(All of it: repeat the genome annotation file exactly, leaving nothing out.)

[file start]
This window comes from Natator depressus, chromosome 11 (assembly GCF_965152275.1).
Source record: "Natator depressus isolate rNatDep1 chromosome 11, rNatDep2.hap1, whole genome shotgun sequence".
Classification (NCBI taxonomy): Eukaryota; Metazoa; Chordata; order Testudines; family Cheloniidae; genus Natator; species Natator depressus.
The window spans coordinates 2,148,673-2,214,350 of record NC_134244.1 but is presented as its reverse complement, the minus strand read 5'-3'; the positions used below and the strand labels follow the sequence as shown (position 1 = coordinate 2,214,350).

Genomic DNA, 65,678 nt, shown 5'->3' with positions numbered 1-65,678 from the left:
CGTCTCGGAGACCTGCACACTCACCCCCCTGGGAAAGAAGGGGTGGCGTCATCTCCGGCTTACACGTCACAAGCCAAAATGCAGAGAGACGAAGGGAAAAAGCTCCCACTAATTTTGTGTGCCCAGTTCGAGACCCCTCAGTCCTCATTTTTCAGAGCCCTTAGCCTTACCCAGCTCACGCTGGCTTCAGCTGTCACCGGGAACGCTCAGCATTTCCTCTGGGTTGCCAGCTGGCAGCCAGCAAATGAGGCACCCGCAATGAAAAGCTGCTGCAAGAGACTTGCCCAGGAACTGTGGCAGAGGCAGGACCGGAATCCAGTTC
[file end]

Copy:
This window comes from Natator depressus, chromosome 11 (assembly GCF_965152275.1).
Source record: "Natator depressus isolate rNatDep1 chromosome 11, rNatDep2.hap1, whole genome shotgun sequence".
Classification (NCBI taxonomy): Eukaryota; Metazoa; Chordata; order Testudines; family Cheloniidae; genus Natator; species Natator depressus.
The window spans coordinates 2,148,673-2,214,350 of record NC_134244.1 but is presented as its reverse complement, the minus strand read 5'-3'; the positions used below and the strand labels follow the sequence as shown (position 1 = coordinate 2,214,350).

Genomic DNA, 65,678 nt, shown 5'->3' with positions numbered 1-65,678 from the left:
CGTCTCGGAGACCTGCACACTCACCCCCCTGGGAAAGAAGGGGTGGCGTCATCTCCGGCTTACACGTCACAAGCCAAAATGCAGAGAGACGAAGGGAAAAAGCTCCCACTAATTTTGTGTGCCCAGTTCGAGACCCCTCAGTCCTCATTTTTCAGAGCCCTTAGCCTTACCCAGCTCACGCTGGCTTCAGCTGTCACCGGGAACGCTCAGCATTTCCTCTGGGTTGCCAGCTGGCAGCCAGCAAATGAGGCACCCGCAATGAAAAGCTGCTGCAAGAGACTTGCCCAGGAACTGTGGCAGAGGCAGGACCGGAATCCAGTTC